Selfish Parenting By Rabbi Mendy Brukirer

November 17th 2017

As a parent, the moment I dreaded most was shopping with my 3 year old daughter while attempting to educate her about the dangers of candy. She, in that confident manner of small children everywhere who know when they have all the power, would make sure that everyone else in the store could hear her clearly enunciated "No!" 

This week we are introduced to our great uncle, the evil twin of Jacob. Right from the start there is a sense that this child is different this boy is born with a full coat of hair (Gen.25:25) and is given the name Esav. His name, derived from the Hebrew word עשוי, means “complete”. His response to anyone telling him what to do was a educational nightmare: No. An attitude that from birth said no need for me to learn any ethics or morals, I am perfect. 

As Esav grows up we begin to hear of his aggressive ambition and his relentless pursuit of physical comforts. He views the ideals of his family as obstacles to his success. Compassion and sensitivity to others are just in the way, roadblocks to his accumulation of wealth. An end that began to justify all means including murder. Esav cares little for the other it's all about little old me. 

With this knowledge of Esav it's surprising to find that there was one area where Esav is held up as an example to us, specifically in Kibud Av (honoring his father). We are told that Esav would wear his fancy dress clothes when taking care of his elderly father!    As the Sages tell us (Bereishis Rabbah 65): Our teacher Shimon Ben Gamliel stated: “All of my days I served my father, and I didn’t accomplish even 1/100th of the degree to which Eisav honored his father."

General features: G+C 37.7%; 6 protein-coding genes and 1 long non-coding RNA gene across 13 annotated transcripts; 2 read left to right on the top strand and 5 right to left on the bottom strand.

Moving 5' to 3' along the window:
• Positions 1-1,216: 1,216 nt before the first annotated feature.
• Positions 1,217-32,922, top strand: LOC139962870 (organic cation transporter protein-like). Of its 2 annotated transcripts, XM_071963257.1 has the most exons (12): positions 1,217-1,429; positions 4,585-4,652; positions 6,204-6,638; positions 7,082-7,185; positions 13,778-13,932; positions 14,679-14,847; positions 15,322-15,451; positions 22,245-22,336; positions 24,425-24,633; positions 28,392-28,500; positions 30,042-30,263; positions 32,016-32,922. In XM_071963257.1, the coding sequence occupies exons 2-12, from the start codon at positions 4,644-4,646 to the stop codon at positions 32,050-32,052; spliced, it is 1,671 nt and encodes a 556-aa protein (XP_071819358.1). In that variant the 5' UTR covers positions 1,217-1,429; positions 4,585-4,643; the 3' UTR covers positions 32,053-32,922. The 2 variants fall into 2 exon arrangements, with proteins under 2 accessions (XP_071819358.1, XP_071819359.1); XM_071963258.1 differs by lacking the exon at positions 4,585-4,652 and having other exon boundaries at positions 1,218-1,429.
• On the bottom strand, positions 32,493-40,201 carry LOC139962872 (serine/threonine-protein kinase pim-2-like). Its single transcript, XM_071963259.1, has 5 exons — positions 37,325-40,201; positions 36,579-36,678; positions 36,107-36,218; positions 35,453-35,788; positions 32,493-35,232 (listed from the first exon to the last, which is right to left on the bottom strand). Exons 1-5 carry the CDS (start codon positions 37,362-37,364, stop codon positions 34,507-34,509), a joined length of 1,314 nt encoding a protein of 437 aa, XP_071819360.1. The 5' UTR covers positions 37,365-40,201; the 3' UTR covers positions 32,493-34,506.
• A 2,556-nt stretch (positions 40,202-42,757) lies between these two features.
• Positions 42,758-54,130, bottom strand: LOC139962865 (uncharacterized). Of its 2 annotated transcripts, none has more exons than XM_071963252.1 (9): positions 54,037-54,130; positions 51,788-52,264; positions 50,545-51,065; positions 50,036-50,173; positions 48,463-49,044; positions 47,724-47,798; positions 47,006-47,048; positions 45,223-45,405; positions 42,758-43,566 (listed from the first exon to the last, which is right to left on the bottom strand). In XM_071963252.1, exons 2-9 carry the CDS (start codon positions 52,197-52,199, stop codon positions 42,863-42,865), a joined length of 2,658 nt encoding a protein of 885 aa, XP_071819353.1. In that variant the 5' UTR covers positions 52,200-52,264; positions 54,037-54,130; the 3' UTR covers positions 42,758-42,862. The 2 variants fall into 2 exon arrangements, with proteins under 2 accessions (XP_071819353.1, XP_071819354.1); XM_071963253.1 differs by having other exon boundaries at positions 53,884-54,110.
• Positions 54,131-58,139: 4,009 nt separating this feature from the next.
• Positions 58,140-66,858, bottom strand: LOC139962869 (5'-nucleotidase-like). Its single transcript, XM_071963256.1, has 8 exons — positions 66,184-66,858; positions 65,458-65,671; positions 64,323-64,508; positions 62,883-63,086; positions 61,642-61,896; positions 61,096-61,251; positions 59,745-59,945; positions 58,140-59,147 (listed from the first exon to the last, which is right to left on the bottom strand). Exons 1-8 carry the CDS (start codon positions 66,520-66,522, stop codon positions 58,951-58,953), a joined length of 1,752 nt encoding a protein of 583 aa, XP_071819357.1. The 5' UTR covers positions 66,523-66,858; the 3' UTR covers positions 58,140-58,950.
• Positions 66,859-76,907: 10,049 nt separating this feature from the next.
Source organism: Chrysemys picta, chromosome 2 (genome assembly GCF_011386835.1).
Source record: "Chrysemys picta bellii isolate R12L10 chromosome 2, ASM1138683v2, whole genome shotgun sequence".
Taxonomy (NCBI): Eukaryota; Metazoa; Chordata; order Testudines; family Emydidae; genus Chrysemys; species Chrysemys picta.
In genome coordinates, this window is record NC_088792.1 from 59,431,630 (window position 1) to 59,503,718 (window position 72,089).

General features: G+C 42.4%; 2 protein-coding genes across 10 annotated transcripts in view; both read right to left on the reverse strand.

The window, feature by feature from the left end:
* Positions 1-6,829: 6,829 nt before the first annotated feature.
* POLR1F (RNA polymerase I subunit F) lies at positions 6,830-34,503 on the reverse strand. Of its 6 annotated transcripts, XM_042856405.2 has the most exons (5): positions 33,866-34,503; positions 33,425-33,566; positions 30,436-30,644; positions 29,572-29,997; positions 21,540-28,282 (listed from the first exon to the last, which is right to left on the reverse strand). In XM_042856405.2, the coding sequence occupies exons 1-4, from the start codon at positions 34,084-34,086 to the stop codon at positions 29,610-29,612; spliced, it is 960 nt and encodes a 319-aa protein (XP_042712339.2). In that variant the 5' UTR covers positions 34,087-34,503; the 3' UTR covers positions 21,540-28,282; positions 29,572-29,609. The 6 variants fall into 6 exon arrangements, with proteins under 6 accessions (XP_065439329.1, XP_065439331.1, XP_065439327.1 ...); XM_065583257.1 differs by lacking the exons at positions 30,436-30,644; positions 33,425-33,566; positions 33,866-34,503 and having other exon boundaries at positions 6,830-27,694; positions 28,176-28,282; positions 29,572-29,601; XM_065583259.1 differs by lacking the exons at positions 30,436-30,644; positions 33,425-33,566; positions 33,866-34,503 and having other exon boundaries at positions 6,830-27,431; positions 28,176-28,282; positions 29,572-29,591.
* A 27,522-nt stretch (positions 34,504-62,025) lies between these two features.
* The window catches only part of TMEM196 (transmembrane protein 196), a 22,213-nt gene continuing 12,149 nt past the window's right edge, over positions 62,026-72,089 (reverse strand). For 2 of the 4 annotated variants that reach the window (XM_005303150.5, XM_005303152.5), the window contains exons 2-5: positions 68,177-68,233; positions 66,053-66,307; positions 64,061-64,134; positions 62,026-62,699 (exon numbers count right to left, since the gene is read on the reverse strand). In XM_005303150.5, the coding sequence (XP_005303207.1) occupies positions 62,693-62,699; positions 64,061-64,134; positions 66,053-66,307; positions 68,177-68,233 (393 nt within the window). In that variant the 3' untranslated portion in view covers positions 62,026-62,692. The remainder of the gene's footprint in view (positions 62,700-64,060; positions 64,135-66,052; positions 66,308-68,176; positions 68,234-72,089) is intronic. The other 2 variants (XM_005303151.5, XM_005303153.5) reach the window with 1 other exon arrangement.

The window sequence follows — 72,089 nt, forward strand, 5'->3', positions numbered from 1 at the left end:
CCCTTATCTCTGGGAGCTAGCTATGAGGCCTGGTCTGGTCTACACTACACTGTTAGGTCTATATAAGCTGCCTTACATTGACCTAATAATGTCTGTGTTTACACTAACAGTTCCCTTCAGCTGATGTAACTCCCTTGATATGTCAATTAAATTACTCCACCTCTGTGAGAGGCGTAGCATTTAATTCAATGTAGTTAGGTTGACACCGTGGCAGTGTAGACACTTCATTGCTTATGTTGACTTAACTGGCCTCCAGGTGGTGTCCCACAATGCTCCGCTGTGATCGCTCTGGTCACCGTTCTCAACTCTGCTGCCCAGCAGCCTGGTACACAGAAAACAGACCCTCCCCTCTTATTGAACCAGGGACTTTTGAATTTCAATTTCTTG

High praise indeed. Yet this seems to fly in the face of everything we know about Esav. What was different about his relationship with his father that he was able to focus on someone else's needs besides himself? 

Rav JB Soloveitchik explains there are two separate mitzvot (commandments) for every child pertaining to their relationship with their parents. One is Kibud, honoring them, the other is Mora, revering them. Kibud is making them dinner, giving them a ride, taking care of their physical comforts. Morah denotes respect which comes from recognizing our parents authority. Kibud can only be done during the parents lifetime while Mora is forever.

An act of Kibud may stem from a self-serving thought, a instinct. After all, the day will come when I require my child's services to take care of me. Mora is more of a understanding, an ability to relate with love and humility.

So we show Esav as the master of Kibud as he shows his children the amazing way he takes care of his parents, after all one day he's going to need their help. Wonderful, yet still selfish.

My daughter is now 4 years old, and the sugar inspired tantrums are more or less a memory of the recent past. She has learned to respect her parents judgements with love. Do I hope that she will be a child attending to our every need as we age? Of course! 

However it is worthy to note that Mora also means to teach, and that allows me to understand that the true test of our relationship will not be in my lifetime, rather in how she perceives my role in giving to her the ethics and morals of our tradition that I've been entrusted with and in her teaching that to her own children, selflessly.